Julian Braithwaite

Ambassador and Permanent Representative to the UN and other international organisations in Geneva

Part of UK in Switzerland

8th March 2017 Geneva, Switzerland

Shining A Spotlight On The World’s Human Rights Problems

The March session of the Human Rights Council is the most significant event in the UN human rights calendar. Well over a hundred ministers were in Geneva for the first week, last week.

So now is a good time to take stock of the significance of this body and why it matters. To some it is just a diplomatic dance of speeches and resolutions with little meaning for those suffering oppression, discrimination, injustice and abuse around the world. To others it is a forum in which powerful countries name and shame less powerful countries in the pursuit of narrow political objectives that have nothing to do with human rights.

It is true that the Council cannot stop oppression or bring an end to injustice. It cannot prevent abuse, or discrimination. Only those responsible for these violations of human rights – the states themselves – can do that; or in certain situations, the United Nations acting under Chapter VII through the Security Council. It is also true that the Human Rights Council is a political body. How could it be otherwise? It is a forum in which countries debate the human rights situation in other countries. Its resolutions are but the collective view of those countries who voted for them. Countries prepared to lead resolutions and build coalitions inevitably play a more prominent role.

Like the United Nations itself, the Human Rights Council is only as good as its members. It does not have the power to intervene or impose solutions. What it does have is the legitimacy of the UN and its constituent members. This gives its proclamations undeniable moral and political force.

The Human Rights Council rightly prefers to act by consensus. Thematic and country resolutions agreed by the whole Council have more legitimacy. Country resolutions passed with the agreement of the state concerned are also more likely to be implemented.

The United Kingdom supports the Council acting without consensus when it has to. It is hardly appropriate to compromise with countries responsible for the worst violations of human rights in order to reach a consensus in the Council to a resolution condemning those violations. To its discredit, several such countries have been elected to the Council in recent years. And consensus is not always possible when it comes to advancing the cause of human rights, and strengthening protection for marginalised groups.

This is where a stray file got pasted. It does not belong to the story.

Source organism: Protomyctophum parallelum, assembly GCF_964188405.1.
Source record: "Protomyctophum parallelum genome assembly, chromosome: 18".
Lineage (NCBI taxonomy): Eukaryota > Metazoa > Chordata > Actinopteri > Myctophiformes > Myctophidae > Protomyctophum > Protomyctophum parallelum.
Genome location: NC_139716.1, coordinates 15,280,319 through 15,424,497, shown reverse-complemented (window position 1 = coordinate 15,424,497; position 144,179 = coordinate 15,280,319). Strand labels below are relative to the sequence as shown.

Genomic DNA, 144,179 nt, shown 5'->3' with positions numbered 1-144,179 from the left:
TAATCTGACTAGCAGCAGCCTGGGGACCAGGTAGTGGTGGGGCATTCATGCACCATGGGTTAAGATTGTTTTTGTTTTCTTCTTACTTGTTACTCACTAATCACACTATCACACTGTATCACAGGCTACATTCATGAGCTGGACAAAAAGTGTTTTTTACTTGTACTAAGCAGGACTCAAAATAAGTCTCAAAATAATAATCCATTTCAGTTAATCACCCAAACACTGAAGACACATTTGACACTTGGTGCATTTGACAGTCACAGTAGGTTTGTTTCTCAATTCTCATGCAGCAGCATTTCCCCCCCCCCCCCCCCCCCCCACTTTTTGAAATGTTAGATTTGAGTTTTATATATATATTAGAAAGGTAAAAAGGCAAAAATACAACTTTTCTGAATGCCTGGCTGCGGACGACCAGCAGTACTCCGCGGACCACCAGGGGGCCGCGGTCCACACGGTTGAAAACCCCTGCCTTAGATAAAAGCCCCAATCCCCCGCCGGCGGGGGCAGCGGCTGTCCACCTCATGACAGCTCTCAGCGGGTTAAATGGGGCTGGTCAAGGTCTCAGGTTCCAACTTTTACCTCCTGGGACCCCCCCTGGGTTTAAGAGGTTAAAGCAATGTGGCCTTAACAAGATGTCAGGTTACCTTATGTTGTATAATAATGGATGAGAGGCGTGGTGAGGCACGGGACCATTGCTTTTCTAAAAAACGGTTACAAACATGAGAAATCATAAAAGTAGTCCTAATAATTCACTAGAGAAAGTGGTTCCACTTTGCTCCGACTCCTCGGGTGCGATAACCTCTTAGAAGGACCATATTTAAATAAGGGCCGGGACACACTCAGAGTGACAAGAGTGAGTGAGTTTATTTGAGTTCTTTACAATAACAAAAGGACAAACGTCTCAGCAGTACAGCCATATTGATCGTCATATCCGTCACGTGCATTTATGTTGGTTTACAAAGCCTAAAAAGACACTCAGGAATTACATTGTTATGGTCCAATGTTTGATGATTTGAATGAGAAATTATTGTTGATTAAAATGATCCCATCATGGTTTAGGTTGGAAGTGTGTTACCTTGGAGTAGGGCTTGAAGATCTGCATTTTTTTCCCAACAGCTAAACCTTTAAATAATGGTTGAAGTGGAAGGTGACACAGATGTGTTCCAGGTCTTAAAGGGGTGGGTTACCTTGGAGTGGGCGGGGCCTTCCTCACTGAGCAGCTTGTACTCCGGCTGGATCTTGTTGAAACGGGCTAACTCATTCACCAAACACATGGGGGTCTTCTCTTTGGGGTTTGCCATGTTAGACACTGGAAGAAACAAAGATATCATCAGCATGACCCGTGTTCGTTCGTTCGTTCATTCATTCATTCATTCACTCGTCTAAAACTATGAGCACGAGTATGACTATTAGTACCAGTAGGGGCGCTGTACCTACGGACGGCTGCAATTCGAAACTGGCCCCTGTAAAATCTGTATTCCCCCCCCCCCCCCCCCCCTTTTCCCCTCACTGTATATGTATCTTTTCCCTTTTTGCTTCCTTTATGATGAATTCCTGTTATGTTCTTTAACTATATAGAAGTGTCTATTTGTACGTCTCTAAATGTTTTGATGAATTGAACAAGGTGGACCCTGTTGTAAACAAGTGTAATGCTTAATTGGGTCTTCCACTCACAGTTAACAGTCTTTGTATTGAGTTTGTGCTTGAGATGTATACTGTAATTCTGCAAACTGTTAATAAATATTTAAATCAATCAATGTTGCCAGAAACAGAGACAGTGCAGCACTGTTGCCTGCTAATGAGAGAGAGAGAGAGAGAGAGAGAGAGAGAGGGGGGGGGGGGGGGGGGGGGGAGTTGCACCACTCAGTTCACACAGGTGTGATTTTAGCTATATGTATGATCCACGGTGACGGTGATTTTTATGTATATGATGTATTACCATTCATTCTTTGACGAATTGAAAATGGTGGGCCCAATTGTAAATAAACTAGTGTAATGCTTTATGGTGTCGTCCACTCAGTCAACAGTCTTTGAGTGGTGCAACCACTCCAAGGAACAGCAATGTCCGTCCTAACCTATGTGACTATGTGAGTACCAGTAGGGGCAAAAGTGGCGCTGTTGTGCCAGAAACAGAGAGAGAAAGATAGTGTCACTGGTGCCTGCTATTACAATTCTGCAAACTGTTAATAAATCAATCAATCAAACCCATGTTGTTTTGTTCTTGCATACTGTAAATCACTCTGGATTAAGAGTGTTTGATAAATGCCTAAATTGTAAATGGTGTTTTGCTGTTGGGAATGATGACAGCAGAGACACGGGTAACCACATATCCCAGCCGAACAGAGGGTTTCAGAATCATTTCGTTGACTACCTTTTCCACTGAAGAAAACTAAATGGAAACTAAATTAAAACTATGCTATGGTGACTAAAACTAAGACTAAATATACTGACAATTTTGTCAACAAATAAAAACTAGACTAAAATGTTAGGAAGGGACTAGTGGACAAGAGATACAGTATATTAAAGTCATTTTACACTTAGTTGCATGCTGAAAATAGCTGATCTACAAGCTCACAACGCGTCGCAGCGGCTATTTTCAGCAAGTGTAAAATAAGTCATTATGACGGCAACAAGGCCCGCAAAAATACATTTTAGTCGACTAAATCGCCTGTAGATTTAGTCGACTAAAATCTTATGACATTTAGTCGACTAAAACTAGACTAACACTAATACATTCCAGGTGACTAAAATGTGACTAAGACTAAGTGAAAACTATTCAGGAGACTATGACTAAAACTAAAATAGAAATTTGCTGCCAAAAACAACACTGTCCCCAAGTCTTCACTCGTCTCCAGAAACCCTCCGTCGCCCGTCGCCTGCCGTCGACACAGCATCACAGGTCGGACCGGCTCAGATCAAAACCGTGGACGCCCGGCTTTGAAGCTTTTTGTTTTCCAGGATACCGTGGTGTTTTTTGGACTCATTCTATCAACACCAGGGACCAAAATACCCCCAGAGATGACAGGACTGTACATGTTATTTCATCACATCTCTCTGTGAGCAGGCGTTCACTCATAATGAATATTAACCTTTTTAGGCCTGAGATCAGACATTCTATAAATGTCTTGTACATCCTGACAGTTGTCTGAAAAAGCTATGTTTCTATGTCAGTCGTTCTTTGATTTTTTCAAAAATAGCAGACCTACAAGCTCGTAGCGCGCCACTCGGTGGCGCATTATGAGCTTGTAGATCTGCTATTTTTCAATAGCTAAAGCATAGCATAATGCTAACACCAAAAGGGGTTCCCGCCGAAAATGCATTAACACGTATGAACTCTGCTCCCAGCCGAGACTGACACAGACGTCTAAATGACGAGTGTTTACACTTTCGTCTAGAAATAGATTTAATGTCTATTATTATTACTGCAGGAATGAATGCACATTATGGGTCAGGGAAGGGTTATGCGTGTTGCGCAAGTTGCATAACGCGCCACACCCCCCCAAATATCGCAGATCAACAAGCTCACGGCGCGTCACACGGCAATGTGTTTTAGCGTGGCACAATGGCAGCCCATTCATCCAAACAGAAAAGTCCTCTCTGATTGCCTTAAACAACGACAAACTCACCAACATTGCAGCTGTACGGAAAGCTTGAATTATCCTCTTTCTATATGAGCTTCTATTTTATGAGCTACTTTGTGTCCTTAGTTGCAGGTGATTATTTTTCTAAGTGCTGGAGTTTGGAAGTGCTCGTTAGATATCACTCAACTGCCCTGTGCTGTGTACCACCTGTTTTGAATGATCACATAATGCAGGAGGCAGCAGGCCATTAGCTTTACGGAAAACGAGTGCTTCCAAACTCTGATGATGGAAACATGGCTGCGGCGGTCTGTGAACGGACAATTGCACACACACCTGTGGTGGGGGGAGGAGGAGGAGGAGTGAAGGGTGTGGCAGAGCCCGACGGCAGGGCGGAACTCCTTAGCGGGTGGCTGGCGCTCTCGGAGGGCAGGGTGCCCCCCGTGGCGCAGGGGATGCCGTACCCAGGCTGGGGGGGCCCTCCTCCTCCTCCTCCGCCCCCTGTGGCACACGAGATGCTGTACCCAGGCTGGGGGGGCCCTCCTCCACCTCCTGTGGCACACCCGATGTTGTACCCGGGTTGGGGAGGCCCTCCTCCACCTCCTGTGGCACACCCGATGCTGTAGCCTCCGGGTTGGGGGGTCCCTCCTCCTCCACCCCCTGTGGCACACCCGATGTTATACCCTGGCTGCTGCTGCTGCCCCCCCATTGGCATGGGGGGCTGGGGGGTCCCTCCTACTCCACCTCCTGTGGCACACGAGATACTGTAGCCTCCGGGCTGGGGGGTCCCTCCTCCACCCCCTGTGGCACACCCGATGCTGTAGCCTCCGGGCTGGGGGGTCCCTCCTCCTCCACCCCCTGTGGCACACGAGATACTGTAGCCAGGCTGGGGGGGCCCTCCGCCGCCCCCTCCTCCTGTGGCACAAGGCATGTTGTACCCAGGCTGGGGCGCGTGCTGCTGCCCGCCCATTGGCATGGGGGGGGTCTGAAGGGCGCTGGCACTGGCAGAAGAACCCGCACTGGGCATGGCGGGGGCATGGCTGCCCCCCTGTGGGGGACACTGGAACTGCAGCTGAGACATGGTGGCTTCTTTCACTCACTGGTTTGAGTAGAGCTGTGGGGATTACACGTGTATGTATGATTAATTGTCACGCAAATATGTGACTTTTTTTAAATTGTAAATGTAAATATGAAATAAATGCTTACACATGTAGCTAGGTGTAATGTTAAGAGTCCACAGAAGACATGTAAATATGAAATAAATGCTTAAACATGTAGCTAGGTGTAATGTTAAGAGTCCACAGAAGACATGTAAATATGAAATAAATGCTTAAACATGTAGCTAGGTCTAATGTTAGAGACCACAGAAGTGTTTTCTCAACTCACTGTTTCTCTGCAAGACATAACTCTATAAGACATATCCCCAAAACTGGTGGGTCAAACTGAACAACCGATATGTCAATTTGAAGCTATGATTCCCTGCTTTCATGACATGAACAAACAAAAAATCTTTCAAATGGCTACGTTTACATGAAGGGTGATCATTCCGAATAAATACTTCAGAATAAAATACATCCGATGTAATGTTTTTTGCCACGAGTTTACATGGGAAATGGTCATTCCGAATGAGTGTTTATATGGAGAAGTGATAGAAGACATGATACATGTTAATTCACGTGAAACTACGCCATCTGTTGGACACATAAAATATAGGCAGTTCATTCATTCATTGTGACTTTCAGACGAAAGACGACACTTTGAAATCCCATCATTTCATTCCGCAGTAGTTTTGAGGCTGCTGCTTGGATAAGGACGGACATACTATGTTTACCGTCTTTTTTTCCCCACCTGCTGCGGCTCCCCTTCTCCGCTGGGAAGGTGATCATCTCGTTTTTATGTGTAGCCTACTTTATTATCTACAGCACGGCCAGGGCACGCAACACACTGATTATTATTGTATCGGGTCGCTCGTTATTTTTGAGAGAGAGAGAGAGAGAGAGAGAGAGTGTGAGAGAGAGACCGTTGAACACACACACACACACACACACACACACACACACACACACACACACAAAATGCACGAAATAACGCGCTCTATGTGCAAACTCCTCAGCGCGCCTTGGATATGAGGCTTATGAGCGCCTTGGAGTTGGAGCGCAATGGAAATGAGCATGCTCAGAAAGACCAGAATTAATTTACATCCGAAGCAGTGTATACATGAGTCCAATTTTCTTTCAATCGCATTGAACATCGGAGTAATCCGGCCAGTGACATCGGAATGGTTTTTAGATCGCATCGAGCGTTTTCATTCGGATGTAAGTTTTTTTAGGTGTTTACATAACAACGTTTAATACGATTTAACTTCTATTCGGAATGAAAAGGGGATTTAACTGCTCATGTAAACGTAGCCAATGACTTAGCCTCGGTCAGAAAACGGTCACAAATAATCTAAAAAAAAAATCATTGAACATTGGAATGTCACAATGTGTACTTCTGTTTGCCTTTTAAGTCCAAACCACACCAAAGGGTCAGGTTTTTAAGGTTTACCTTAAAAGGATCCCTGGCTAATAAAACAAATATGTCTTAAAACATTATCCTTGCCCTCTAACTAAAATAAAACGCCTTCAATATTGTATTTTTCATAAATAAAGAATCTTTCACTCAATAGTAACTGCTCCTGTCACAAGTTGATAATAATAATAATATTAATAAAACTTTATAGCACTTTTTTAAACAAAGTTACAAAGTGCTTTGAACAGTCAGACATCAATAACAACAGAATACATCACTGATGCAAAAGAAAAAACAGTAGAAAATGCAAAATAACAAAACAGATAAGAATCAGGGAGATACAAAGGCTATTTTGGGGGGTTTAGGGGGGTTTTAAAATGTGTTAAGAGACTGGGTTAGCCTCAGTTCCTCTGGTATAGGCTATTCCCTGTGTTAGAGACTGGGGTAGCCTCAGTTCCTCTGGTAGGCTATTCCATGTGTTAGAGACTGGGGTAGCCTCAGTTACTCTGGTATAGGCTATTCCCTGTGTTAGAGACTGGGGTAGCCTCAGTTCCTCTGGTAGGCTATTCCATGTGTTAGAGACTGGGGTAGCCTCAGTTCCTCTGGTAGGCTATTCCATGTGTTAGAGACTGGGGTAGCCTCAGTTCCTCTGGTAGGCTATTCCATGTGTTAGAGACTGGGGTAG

But the United Kingdom also supports doing more to give credit to the vast majority of UN member states that are trying to improve the lot of their citizens. A country’s level of social and economic development does impact on its ability to implement human rights. But not in the way that some claim. You don’t have to be a rich country not to lock up your political opponents. But when a country is struggling with basic issues of education and health care, it is unrealistic to expect them to have much time for the issues that dominate human rights debate in developed countries. That is why we are supporting the “Race to the Top”, a cross-regional statement that highlights the advances in human rights by countries that may otherwise not get much credit in the Council.

Imperfect though it is, the Human Rights Council shines a powerful spotlight on the world’s most pressing human rights problems. For as long as there are members of the UN who violate human rights, the Council’s work will inevitably be controversial. And for the same reason, necessary.

1 comment on “Shining A Spotlight On The World’s Human Rights Problems

  1. Gratitude to yuo, ambasy for humans been .
    Resulting of great progress on fowar oppression to a humans been .

    The respect among the individuals as between country’s is the Peace

    My great grant father . Mexico
    Ex president Benito Juarez. Oax mex. *
    Im sam ijuarez . Thankz sr.

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About Julian Braithwaite

Julian Braithwaite was appointed Her Majesty’s Ambassador and Permanent Representative to the United Nations and other international organisations in Geneva in April 2015. Julian was born in Rome, and has…

Julian Braithwaite was appointed Her Majesty’s
Ambassador and Permanent Representative to the United Nations and other international organisations in Geneva in April 2015.

Julian was born in Rome, and has degrees from Cambridge and Harvard universities, where he studied biochemistry, history and international relations.

He is married to Biljana Braithwaite and they have
two daughters, Anya (born 2000) and Katya (born 2004). He spent much of his career dealing with the crises in the former Yugoslavia and goes to Montenegro every summer.

Julian posts on the United Nations and the issues around globalisation, including human rights, the internet, global health, humanitarian crises and arms control.